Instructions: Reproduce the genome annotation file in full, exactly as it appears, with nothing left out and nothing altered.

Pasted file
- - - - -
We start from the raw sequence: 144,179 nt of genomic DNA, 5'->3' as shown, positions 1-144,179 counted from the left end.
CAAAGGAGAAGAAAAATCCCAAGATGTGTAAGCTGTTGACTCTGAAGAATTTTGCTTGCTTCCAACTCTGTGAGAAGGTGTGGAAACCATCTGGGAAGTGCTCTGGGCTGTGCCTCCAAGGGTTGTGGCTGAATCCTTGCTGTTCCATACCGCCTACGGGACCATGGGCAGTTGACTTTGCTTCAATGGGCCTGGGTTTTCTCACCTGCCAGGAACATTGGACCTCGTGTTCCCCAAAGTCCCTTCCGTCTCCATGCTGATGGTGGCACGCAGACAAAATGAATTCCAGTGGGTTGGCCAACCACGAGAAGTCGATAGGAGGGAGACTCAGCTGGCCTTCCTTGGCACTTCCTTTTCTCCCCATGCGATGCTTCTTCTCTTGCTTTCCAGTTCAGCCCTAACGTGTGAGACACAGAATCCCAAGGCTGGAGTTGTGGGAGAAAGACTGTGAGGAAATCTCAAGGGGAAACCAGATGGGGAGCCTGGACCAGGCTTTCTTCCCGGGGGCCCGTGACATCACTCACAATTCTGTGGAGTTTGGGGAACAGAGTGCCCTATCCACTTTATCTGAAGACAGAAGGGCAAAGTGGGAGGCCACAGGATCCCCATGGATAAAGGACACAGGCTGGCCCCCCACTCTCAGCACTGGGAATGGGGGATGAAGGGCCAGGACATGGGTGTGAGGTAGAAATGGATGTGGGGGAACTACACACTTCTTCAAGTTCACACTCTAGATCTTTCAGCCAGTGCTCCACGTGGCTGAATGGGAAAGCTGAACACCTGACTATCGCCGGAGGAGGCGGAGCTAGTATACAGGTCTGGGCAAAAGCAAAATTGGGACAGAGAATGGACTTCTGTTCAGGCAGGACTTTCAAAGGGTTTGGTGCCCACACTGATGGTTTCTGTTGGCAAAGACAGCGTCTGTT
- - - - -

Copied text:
We start from the raw sequence: 144,179 nt of genomic DNA, 5'->3' as shown, positions 1-144,179 counted from the left end.
CAAAGGAGAAGAAAAATCCCAAGATGTGTAAGCTGTTGACTCTGAAGAATTTTGCTTGCTTCCAACTCTGTGAGAAGGTGTGGAAACCATCTGGGAAGTGCTCTGGGCTGTGCCTCCAAGGGTTGTGGCTGAATCCTTGCTGTTCCATACCGCCTACGGGACCATGGGCAGTTGACTTTGCTTCAATGGGCCTGGGTTTTCTCACCTGCCAGGAACATTGGACCTCGTGTTCCCCAAAGTCCCTTCCGTCTCCATGCTGATGGTGGCACGCAGACAAAATGAATTCCAGTGGGTTGGCCAACCACGAGAAGTCGATAGGAGGGAGACTCAGCTGGCCTTCCTTGGCACTTCCTTTTCTCCCCATGCGATGCTTCTTCTCTTGCTTTCCAGTTCAGCCCTAACGTGTGAGACACAGAATCCCAAGGCTGGAGTTGTGGGAGAAAGACTGTGAGGAAATCTCAAGGGGAAACCAGATGGGGAGCCTGGACCAGGCTTTCTTCCCGGGGGCCCGTGACATCACTCACAATTCTGTGGAGTTTGGGGAACAGAGTGCCCTATCCACTTTATCTGAAGACAGAAGGGCAAAGTGGGAGGCCACAGGATCCCCATGGATAAAGGACACAGGCTGGCCCCCCACTCTCAGCACTGGGAATGGGGGATGAAGGGCCAGGACATGGGTGTGAGGTAGAAATGGATGTGGGGGAACTACACACTTCTTCAAGTTCACACTCTAGATCTTTCAGCCAGTGCTCCACGTGGCTGAATGGGAAAGCTGAACACCTGACTATCGCCGGAGGAGGCGGAGCTAGTATACAGGTCTGGGCAAAAGCAAAATTGGGACAGAGAATGGACTTCTGTTCAGGCAGGACTTTCAAAGGGTTTGGTGCCCACACTGATGGTTTCTGTTGGCAAAGACAGCGTCTGTT